At its Fall 2019 Surface event, Microsoft announced that Windows 10X, a new consumer Windows distribution, would power a range of dual-screen tablet devices in 2020. But the Surface Neo never came, and in May 2020, Microsoft Chief Product Officer Panos Panay retargeted Windows 10X to “single-screen experiences”.
What was Windows 10X?
Microsoft’s original plan for the Windows variant was to “enable unique experiences on dual screen PCs with multiple poses”. This meant powering a whole new class of devices: a pair of hinged touchscreens, which seemed to bridge the gap between tablet and notebook. In addition to Microsoft’s own Surface Neo, the company’s hardware partners, including Dell, Lenovo and HP, would manufacture devices to the new specification.
But Microsoft rejected the Neo last year, and talk of partner-made 10X devices died with it. The company’s new chief product officer, Panos Panay, stated that Microsoft “[s] to focus on meeting customers where they are today” – which meant refocusing on single-screen devices and interfaces.
Panay didn’t go into detail about his new plans for Windows 10X, but the distribution sounded like a likely competitor to Chromebooks — and likely to the company’s existing Windows 10 S Mode, which minimizes the operating system and software installation. limited to accommodate extremely cheap and energy-efficient appliances.
Windows 10X joins Windows RT and Windows S
Sources within Microsoft tell Brad Sams of Petri.com that Windows 10X won’t be out this year either, and that 10X as we know it “probably never will.” Sams’ sources claim that Microsoft has pushed its resources back to Windows 10, leaving 10X for the time being.
The Windows 10X storyline follows an established Microsoft pattern: the company has been trying to equip Windows for smaller, less powerful devices for quite some time, with little success. Windows CE was the longest-lived attempt; the operating system powered a series of unloved and undersold phones and handhelds from 1996 to 2013.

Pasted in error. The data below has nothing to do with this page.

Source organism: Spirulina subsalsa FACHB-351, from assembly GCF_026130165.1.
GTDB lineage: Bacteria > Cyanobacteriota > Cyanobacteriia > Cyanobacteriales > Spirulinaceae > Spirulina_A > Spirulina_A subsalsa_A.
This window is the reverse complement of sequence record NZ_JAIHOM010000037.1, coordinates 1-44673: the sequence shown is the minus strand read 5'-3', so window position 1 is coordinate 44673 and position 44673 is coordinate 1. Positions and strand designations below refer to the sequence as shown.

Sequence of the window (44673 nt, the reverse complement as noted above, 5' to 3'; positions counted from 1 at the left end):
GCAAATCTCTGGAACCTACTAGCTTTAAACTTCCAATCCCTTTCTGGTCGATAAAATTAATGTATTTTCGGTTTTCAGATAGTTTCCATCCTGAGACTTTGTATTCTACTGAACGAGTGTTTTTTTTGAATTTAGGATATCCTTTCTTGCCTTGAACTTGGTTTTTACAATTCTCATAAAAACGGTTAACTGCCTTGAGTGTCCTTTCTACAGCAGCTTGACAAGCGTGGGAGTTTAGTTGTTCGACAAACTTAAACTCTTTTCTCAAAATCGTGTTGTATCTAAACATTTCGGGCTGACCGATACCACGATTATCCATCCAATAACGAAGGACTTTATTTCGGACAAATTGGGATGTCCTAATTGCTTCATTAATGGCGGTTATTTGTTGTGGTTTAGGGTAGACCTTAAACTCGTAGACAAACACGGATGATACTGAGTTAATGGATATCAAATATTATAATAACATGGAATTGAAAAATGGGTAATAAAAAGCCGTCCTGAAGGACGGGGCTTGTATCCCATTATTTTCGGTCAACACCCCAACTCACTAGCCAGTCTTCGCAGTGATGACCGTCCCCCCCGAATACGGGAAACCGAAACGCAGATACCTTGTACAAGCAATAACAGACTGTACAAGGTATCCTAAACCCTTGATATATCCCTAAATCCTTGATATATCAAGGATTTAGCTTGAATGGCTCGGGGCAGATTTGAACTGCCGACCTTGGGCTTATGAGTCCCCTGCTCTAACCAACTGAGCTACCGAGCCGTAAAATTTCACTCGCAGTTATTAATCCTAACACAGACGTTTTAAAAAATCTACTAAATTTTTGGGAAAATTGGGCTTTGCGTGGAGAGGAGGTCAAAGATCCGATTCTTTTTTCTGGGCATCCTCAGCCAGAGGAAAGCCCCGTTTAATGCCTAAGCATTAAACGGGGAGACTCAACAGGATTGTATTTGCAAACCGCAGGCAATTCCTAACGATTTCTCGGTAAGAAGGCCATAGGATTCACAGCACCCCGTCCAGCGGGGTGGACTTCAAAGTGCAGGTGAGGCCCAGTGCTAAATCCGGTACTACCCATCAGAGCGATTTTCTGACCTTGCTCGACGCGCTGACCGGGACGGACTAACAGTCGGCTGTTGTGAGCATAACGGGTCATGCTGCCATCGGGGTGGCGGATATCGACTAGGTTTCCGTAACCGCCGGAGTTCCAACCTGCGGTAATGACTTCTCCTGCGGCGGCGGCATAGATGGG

Windows RT was Microsoft’s next effort, launched simultaneously with its equally unloved Windows 8 in 2012. Windows RT targeted 32-bit ARM processors — meaning no support for mainstream Windows software — and the new variant died on the vine. , with only five devices ever built to support it. Despite the lack of hardware, Microsoft is still looking for extended support for Windows RT until 2023.
After Windows RT came Windows S. This time Microsoft focused on both ARM and highly energy efficient x86 infrastructure. The main feature of Windows S is a refusal to allow the user to directly install third-party applications – only a limited number of applications can be installed on S, and only from the Microsoft Store.
This limitation, designed to keep underpowered PCs snappy, was so wildly unpopular that Microsoft changed S to “S-Mode” in 2018, allowing anyone who buys an S-Mode device to convert to standard Windows 10 for free.
While Windows 10X seems to be joining CE, RT, and S in the scrap heap, that doesn’t necessarily mean its development was wasted. We expect to see elements of Windows 10X design appearing in Windows 10’s Sun Valley refresh later this year.